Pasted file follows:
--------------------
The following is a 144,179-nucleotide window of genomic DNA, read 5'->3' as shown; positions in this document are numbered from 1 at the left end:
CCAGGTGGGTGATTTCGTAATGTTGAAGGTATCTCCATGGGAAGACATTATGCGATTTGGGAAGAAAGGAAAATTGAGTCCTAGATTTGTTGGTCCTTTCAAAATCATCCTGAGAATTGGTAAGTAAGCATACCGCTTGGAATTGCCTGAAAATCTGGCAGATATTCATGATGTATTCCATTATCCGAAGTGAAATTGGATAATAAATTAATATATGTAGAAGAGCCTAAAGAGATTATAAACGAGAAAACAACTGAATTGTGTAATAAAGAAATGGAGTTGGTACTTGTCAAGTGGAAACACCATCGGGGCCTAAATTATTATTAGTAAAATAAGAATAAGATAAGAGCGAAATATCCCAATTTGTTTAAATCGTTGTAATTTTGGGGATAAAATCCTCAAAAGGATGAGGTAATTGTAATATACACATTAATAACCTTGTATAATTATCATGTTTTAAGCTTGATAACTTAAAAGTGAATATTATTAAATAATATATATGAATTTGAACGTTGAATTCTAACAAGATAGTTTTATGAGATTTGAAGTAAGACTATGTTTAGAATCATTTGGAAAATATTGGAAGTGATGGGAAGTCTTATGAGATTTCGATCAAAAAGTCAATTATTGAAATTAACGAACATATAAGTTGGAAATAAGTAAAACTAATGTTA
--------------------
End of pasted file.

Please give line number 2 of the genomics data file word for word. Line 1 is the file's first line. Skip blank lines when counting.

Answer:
CCAGGTGGGTGATTTCGTAATGTTGAAGGTATCTCCATGGGAAGACATTATGCGATTTGGGAAGAAAGGAAAATTGAGTCCTAGATTTGTTGGTCCTTTCAAAATCATCCTGAGAATTGGTAAGTAAGCATACCGCTTGGAATTGCCTGAAAATCTGGCAGATATTCATGATGTATTCCATTATCCGAAGTGAAATTGGATAATAAATTAATATATGTAGAAGAGCCTAAAGAGATTATAAACGAGAAAACAACTGAATTGTGTAATAAAGAAATGGAGTTGGTACTTGTCAAGTGGAAACACCATCGGGGCCTAAATTATTATTAGTAAAATAAGAATAAGATAAGAGCGAAATATCCCAATTTGTTTAAATCGTTGTAATTTTGGGGATAAAATCCTCAAAAGGATGAGGTAATTGTAATATACACATTAATAACCTTGTATAATTATCATGTTTTAAGCTTGATAACTTAAAAGTGAATATTATTAAATAATATATATGAATTTGAACGTTGAATTCTAACAAGATAGTTTTATGAGATTTGAAGTAAGACTATGTTTAGAATCATTTGGAAAATATTGGAAGTGATGGGAAGTCTTATGAGATTTCGATCAAAAAGTCAATTATTGAAATTAACGAACATATAAGTTGGAAATAAGTAAAACTAATGTTA